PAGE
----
A teenage inmate who was transferred to the Cumberland County Jail after being accused of coordinating a violent outburst with other youths at the South Portland juvenile detention center in January has filed suit against the jail, complaining about the conditions.

Kody Williams, now 18, filed a federal lawsuit alleging that after he was removed from his maximum-security cell because of a flooded toilet, he was made “severely uncomfortable” by being left in a cold cell for nine hours wearing only his boxer shorts.

“I believe all this was just to degrade and embarrass me,” Williams said in a handwritten lawsuit filed Monday in U.S. District Court in Portland.

Williams, joined by two other teenage inmates, is accused of being the ringleader of a wild 45-minute standoff at the Long Creek Youth Development Center on Jan. 30 that ended with him grappling with guards in riot gear. During the melee, Williams used the strap of a guard’s riot helmet to choke him until he “saw stars” and the blood vessels in his eyes popped, according to a Department of Corrections investigator’s report.

The incident caused thousands of dollars in property damage to the youth facility’s high-risk unit.

Williams was 17 at the time of the outburst, but prosecutors sought afterward to have him tried as an adult. He was transferred to the adult jail after turning 18 on Feb. 15.

Sheriff Kevin Joyce said that neither he nor the county’s attorney, Peter Marchesi, had yet been served with the lawsuit. But Joyce reviewed jail records after he was sent copies of the suit and confirmed that Williams had been removed from his flooded cell on April 11 so jail staff could clean it out.

“It appears he flooded his own cell by plugging the toilet and then took some excrement and rolled it under one of the other doors,” Joyce said.

Joyce said Williams had not filed any internal complaint at the jail, where there is a grievance process that he could have followed, rather than file a lawsuit.

“There is a process, and he’s circumvented the process,” he said.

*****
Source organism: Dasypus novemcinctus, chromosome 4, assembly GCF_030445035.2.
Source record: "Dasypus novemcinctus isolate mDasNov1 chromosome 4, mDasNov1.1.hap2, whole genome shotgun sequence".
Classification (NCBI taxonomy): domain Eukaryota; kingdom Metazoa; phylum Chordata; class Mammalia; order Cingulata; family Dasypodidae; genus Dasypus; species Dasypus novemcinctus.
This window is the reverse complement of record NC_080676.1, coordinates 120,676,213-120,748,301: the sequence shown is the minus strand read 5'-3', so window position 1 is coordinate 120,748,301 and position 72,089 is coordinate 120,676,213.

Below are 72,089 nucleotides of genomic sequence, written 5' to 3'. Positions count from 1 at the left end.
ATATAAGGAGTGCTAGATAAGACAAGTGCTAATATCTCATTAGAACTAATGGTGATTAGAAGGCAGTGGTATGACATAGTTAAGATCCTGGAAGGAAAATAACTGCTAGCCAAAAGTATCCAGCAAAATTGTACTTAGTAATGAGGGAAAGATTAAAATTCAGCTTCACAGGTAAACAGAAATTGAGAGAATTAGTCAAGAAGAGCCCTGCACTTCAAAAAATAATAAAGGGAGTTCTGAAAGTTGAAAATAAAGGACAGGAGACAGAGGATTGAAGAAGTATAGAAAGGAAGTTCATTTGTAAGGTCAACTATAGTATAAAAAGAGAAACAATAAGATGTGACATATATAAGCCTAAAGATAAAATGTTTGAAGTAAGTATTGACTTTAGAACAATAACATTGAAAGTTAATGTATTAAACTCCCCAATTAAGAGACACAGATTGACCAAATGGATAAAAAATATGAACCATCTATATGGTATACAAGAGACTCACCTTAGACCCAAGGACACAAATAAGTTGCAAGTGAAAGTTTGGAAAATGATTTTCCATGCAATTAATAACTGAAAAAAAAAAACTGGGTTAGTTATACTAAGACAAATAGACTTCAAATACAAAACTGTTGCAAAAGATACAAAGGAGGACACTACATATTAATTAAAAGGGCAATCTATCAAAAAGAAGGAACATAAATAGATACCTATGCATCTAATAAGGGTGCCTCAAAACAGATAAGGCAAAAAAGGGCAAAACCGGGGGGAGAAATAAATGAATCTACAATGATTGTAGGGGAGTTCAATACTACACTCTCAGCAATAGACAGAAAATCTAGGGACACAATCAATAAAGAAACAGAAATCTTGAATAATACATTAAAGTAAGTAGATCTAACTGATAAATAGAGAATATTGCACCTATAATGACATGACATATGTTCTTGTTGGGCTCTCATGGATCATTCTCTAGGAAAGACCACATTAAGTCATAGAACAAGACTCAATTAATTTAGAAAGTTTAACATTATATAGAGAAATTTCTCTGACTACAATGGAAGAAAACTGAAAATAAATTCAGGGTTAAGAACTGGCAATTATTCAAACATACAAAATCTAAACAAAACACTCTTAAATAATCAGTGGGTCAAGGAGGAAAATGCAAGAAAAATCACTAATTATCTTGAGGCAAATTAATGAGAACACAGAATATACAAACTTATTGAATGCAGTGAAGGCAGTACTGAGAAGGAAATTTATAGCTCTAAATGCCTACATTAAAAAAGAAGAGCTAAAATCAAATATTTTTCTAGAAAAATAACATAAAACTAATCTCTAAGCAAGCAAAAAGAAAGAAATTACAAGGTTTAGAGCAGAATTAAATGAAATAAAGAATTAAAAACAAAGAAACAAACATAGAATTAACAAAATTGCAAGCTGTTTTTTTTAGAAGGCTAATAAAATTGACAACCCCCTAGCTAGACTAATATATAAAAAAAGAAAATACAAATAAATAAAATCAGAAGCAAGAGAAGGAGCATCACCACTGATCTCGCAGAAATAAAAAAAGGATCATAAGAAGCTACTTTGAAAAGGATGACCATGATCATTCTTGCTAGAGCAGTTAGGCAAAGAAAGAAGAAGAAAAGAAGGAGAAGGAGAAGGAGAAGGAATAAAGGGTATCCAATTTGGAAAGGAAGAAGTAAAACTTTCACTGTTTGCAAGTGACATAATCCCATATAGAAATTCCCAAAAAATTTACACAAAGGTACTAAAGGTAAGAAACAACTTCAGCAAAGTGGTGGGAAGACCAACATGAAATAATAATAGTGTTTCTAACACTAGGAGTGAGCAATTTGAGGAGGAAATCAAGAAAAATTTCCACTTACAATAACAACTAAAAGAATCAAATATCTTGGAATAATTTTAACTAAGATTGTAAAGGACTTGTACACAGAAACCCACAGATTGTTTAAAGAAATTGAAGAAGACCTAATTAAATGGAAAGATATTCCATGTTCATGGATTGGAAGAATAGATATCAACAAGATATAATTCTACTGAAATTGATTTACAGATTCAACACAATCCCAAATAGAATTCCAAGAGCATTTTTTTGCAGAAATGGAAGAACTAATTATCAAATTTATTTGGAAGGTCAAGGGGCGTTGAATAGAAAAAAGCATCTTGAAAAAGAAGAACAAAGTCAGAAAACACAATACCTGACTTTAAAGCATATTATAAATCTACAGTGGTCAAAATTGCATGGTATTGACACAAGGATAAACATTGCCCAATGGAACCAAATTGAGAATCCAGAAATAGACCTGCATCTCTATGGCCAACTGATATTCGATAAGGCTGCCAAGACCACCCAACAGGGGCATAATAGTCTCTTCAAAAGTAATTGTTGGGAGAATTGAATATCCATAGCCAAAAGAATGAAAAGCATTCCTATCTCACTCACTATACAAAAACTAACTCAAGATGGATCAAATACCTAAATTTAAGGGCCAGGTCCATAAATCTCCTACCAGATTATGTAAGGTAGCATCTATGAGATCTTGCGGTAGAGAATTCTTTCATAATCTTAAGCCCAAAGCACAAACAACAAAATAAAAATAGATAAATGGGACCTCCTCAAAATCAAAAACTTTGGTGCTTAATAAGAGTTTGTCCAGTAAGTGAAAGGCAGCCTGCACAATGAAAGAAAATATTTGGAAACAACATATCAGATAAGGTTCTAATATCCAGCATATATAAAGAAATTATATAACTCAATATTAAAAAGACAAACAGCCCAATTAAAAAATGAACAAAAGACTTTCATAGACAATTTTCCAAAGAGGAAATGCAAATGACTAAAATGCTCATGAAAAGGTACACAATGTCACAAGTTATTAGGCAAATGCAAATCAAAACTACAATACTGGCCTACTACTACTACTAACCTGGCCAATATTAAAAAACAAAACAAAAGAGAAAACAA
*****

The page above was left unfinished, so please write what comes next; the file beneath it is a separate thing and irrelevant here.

Joyce recalled a lawsuit filed against the jail by another inmate who claimed a civil rights violation because inmates in maximum security were allowed only two books and that inmate wanted four. The case was dismissed.

“There are a lot of these that don’t get very far,” he said.

Williams and his companions in the Jan. 30 incident at Long Creek – Zachary Elwell, 18, and Ethan Grant, 19 – are accused of creating mayhem at the juvenile facility with the intention of being moved to an adult facility. They are accused of acting up as part of a plan “to wreak havoc, destroy property, so they could be transferred to the Cumberland County Jail,” according to the investigator’s report.

Together, the three broke off sprinkler heads, flooding water into a high-risk detention unit populated with other inmates. They used the legs from a broken wooden table to smash windows and a television screen. Two of them, including Williams, climbed into a ceiling crawl space and refused to come down, arming themselves with cinder blocks and cloth-wrapped fists with screws sticking out, the report says.

In his lawsuit, Williams claims the flooded toilet in his cell was not his fault and that he had been trying to stop it.

Williams filed the lawsuit without an attorney to represent him. He also filed paperwork seeking to have court filing fees waived, but Magistrate Judge John Nivison ruled Tuesday that the paperwork was incomplete. Nivison gave Williams until May 13 to complete the paperwork or pay the $400 filing fee.

Scott Dolan can be contacted at 791-6304 or at:

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